Dumbo is a remake of the 1941 animated film of the same name. Set in 1919, the film follows the struggling Medici Bros. circus. The ringmaster, Max Medici (Danny DeVito), hires recent World War I vet and former circus star Holt Farrier (Colin Farrell) to clean up after his newly-acquired elephants, which he plans to use to reinvigorate interest in his circus. Farrier also reunites with his children Milly (Nico Parker) and Joe (Finley Hobbins), and their relationship is clearly strained since the death of their mother. One of the circus elephants gives birth to a baby with larger-than-normal ears, which makes him a laughing stock, and the audience names the animal “Dumbo.” Dumbo also attracts the attention of entertainment tycoon V. A. Vandevere (Michael Keaton) and trapeze artist Colette (Eva Green).
One of the main issues with Dumbo is that the characters are obvious types and there is little exploration of their motives. Director Tim Burton and screenwriter Ehren Kruger hit familiar beats and themes we have seen in many family movies without adding new insight. The family dynamic between Farrell and his on-screen kids follow a familiar story that has been used countless times, while the behavior of Colette and Farrier is insufficiently motivated. Finally, characters make decisions that do not make sense in the context of what has already been established, particularly those played by Keaton and DeVito.
The saving grace of these characters are the actors portraying them. DeVito is always entertaining to watch, portraying his ringmaster as one would expect. He is busting with charisma. And as obvious as his character is, Keaton clearly revels in the role. Farrell is always emotionally affecting whenever he is on screen, and Green is always a welcoming presence. I only wish the screenplay provided them with more depth to explore.
One of the threads hit upon in the story is greed. It’s hard to look at this and not see Kruger and Burton taking a swipe at the recent Disney acquisition of 21stCentury Fox. But it is a Disney movie and, like most threads, it goes frustratingly unexplored.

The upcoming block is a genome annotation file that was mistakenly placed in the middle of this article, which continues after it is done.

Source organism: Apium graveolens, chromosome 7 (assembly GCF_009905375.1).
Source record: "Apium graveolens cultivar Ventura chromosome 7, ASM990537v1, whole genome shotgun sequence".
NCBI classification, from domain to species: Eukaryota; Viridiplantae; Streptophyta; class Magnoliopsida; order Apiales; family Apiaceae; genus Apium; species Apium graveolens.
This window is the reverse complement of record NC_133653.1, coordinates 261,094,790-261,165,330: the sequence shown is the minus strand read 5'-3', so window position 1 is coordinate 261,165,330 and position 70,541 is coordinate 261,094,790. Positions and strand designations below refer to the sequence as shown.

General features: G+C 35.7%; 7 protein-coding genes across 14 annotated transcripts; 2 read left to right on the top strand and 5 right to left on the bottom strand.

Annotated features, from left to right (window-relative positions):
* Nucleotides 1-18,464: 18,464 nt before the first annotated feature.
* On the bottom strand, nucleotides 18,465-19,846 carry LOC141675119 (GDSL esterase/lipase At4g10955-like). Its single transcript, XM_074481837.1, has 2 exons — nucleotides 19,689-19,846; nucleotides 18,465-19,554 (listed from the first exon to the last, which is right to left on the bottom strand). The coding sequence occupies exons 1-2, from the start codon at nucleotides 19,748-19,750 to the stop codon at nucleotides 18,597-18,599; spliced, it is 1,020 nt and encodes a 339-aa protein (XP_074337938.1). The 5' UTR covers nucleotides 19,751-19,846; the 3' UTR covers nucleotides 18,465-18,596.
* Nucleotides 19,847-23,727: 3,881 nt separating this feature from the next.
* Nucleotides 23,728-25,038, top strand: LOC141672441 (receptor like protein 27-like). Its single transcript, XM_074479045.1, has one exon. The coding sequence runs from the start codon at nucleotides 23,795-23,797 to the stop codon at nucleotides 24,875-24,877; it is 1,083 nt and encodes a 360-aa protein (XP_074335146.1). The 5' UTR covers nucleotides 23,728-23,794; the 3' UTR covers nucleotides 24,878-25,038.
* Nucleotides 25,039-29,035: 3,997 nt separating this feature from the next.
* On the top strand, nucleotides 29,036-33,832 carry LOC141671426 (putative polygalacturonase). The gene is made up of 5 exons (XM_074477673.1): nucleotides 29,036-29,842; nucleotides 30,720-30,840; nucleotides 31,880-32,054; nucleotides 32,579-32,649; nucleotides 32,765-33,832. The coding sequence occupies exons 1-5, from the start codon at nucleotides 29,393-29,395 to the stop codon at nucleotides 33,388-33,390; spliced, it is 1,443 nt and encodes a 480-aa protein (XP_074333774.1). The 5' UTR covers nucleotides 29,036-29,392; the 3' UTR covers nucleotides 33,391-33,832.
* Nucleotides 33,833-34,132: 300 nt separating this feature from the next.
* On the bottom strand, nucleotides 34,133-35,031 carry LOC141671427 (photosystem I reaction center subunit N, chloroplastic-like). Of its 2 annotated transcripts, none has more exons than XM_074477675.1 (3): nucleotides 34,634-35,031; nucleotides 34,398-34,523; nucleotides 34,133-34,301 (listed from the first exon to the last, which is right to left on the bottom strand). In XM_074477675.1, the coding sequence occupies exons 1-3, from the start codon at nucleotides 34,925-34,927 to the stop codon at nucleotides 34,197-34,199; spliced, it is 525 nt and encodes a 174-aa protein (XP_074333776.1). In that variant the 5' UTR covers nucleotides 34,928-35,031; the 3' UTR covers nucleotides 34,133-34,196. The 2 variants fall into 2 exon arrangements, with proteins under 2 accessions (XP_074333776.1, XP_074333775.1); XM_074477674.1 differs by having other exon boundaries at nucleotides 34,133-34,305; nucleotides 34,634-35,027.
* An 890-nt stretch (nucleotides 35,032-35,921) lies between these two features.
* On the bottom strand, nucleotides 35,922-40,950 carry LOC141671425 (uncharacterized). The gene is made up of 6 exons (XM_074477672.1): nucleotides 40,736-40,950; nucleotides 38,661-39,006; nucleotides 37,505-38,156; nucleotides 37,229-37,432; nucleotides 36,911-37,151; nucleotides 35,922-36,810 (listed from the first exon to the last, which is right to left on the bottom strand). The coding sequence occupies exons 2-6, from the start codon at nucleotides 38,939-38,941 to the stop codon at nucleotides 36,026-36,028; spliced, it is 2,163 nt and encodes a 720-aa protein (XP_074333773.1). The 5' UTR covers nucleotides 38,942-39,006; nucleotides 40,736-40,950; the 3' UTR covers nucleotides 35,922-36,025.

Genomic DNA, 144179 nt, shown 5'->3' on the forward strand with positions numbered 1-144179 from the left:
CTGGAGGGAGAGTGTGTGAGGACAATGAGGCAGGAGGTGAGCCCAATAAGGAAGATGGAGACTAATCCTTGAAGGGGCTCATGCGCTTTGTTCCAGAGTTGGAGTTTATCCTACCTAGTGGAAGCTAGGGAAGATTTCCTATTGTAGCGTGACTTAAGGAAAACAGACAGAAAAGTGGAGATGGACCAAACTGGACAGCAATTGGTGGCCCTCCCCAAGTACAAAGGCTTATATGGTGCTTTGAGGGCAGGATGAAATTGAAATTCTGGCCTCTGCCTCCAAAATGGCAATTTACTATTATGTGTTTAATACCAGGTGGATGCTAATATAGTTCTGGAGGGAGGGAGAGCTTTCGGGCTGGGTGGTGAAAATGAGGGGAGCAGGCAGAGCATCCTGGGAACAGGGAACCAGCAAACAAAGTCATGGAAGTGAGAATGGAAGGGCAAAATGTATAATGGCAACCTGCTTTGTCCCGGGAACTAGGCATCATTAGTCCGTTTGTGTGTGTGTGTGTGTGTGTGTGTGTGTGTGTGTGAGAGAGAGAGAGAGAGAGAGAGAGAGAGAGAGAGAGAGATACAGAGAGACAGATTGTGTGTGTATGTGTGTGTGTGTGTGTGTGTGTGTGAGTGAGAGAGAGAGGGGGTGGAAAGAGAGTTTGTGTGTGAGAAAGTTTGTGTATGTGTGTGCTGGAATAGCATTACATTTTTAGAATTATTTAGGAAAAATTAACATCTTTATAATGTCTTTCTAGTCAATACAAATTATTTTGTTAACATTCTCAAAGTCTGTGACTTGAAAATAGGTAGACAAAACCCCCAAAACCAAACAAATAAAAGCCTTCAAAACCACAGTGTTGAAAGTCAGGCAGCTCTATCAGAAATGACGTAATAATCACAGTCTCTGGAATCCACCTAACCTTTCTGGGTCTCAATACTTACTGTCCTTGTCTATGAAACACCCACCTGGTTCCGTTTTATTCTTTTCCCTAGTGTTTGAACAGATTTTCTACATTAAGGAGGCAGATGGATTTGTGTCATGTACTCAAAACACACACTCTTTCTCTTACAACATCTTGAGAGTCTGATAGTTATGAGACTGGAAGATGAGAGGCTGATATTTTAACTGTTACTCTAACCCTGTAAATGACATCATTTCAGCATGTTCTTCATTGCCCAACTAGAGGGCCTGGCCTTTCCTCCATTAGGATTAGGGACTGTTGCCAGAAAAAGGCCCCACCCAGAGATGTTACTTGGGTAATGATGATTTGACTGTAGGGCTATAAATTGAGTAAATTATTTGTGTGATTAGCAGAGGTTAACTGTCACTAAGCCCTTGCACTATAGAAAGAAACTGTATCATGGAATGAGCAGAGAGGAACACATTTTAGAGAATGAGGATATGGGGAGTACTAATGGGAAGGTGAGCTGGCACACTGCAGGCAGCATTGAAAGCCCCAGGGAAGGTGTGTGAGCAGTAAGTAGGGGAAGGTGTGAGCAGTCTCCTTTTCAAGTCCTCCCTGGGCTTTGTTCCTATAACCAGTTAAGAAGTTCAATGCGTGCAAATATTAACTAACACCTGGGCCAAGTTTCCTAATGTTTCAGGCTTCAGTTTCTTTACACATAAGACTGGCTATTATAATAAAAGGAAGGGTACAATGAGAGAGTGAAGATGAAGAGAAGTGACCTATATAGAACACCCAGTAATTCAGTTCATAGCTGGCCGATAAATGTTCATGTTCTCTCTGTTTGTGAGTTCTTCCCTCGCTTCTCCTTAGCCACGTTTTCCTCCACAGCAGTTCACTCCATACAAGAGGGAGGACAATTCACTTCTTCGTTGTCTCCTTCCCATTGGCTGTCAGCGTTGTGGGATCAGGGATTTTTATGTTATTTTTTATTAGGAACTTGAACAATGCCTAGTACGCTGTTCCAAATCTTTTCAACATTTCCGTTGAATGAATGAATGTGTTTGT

While the human characters fall flat, the same can’t be said for the titular CG elephant. Is the character helped a lot by well-done visual effects that accentuate his cuteness? Yes, but one of the main strengths come from the expressions in his blue eyes. Flight sequences (and there are quite a few) involving Dumbo are, like the rest of the movie, visually arresting. With Burton at the helm, how could they not be beautiful? Accompanying those visuals is a fantastic score from frequent Burton collaborator Danny Elfman. Whatever Dumbo’s current fortunes, it is hard to not be emotionally invested in him. For kids and adults who have a nostalgic fondness for the original, they will surely get attached to Dumbo, while the film’s cuteness makes Dumbo a sure bet for merchandising tie-ins.
Dumbo is a sweet remake that is bound to tug on the heartstrings and is anchored by reliably beautiful visuals from director Tim Burton. Unfortunately, it is also very safe in its exploration of its themes and the characters leave little impact. Given the amazing talent involved, it could have done more than scratch the surface. |Bill Loellke